Thursday, March 1, 2012
It was January of 2010 during the Charlotte Media tour when Michael Waltrip ramped-up the drama a bit before confirming that he was going to join Showtime's new sports TV series called Inside NASCAR.
Waltrip's previous run on a NASCAR talk-show had been pretty impressive. The Monday night show on SPEED had various titles, but always presented an hour of original content and discussion about the sport that had been missing from TV on weekdays. After more than a decade on the air, the network had cancelled the latest version in 2009.
Despite only having about 17 million total pay subscribers, Showtime jumped into NASCAR with both feet. Major cable sports TV networks have over 80 million subscribers, but Showtime wanted to get into the NASCAR business. The sport's own NASCAR Media Group would provide the studio and production for the Charlotte-based show, but there was going to be an even bigger twist.
After years of struggling with Internet, cell phone and Video on Demand issues, Inside NASCAR was going to kick open the door to shared NASCAR TV programming.
This from Sports Business Journal reporter Michael Smith in late January of 2010 updating the original announcement:
"Showtime's new weekly Inside NASCAR show will be available via the Internet and mobile phone, which required clearance from NASCAR's rights holders in that space," reported Smith.
"The NASCAR Media Group, which manages those multimedia rights, had to clear the broadcast of Inside NASCAR with its TV, web and mobile partners before giving final approval for the new show."
Finally, a NASCAR TV series that could skip across all kinds of online and mobile platforms and get directly to the fans. In addition, Showtime said the series would be made available on the Showtime Video On Demand (VOD) channels on cable systems. Any way you sliced it, this was groundbreaking television.
It made sense, showing this program first to Showtime subscribers on Wednesday nights, then making it available to NASCAR fans via non-traditional platforms for distribution. What a great way to introduce Showtime to potentially new subscribers.
Unfortunately, it didn't take long for something to smell a little fishy. On January 26 of 2010, Showtime answered some questions about the new series. Their answers sounded very different from the original press release put out by NASCAR.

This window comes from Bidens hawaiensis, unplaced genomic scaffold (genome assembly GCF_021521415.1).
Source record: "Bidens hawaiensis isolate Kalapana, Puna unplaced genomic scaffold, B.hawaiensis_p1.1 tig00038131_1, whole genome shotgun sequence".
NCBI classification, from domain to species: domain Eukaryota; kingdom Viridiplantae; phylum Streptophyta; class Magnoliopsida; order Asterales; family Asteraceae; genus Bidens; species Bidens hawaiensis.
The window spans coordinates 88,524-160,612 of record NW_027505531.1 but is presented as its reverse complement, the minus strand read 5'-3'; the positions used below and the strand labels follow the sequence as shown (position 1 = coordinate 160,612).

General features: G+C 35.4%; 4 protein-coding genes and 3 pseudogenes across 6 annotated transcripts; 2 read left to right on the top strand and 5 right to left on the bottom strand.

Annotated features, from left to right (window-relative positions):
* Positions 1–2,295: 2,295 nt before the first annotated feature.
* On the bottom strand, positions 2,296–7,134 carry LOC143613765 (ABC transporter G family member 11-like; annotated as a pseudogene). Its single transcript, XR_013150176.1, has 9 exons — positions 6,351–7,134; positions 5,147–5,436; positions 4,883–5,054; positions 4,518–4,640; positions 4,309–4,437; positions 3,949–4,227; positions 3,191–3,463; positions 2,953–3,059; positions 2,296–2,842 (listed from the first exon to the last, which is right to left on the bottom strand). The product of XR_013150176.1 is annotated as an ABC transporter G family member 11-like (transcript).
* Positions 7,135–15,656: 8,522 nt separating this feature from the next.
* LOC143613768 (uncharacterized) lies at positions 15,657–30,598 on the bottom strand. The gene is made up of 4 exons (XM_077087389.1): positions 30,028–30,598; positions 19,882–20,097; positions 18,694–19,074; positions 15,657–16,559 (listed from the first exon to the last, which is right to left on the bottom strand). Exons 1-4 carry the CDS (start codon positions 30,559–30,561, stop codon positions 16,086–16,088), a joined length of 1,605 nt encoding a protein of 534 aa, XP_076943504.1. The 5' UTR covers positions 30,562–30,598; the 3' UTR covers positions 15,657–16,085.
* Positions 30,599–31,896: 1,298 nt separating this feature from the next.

"Showtime Throws NASCAR A Curveball" was the TDP column that followed. Click on the title to read the column.
Via email, a Showtime rep commented on three key topics. First, the series would not be made available via mobile phones. Second, the reason for that was none of the content on Showtime was available by mobile phone. Finally, the only content posted on the Internet would be "teases" of the show. In reality, the only way to see Inside NASCAR was to subscribe to Showtime.
Despite these puzzling developments, the first season of Inside NASCAR went into production. The Wednesday night shows were played to the small number of Showtime subscribers nationwide who cared to watch sports.
After only one season of producing a high-end weekly hour of NASCAR TV, the network sliced the program to thirty minutes in 2011. It was clear that the return on the significant financial investment needed to produce this caliber of show was not working.
Last night, Showtime aired a one hour special Inside NASCAR focusing on the Daytona 500. This was the kick-off episode of season three. Showtime's PR release talked about the wonderful Daytona 500 and promoted exclusive scanner audio of Juan Montoya right before his fiery accident. But there were also some other words in the release.
"Regular weekly episodes will return in early September, the week before the final Race to the Chase event at Richmond International Speedway."
After only two full seasons, Showtime has suspended the Inside NASCAR show with a promise to return in six months. This is the same company that promised mobile phone distribution, Internet streaming and VOD availability of the very same product.
If Showtime decides to opt out completely after this season, the possibility exists that the NASCAR Media Group could shop this series to a national cable sports network. Currently, the NBC Cable Sports Network (the former VERSUS), the new CBS Sports Network (formerly CBS College Sports Net) and Discovery's Velocity network are actively seeking sports programming.
In the meantime, NASCAR fans who took the original advice of Showtime and subscribed to the service to see Inside NASCAR on Wednesdays in racing season are left in a lurch. This year, Showtime is one and done with NASCAR and has posted a "We will return in September" sign on the door.
Unfortunately, the network's track record of fulfilling promises where NASCAR fans are concerned is a little bit short of satisfactory.
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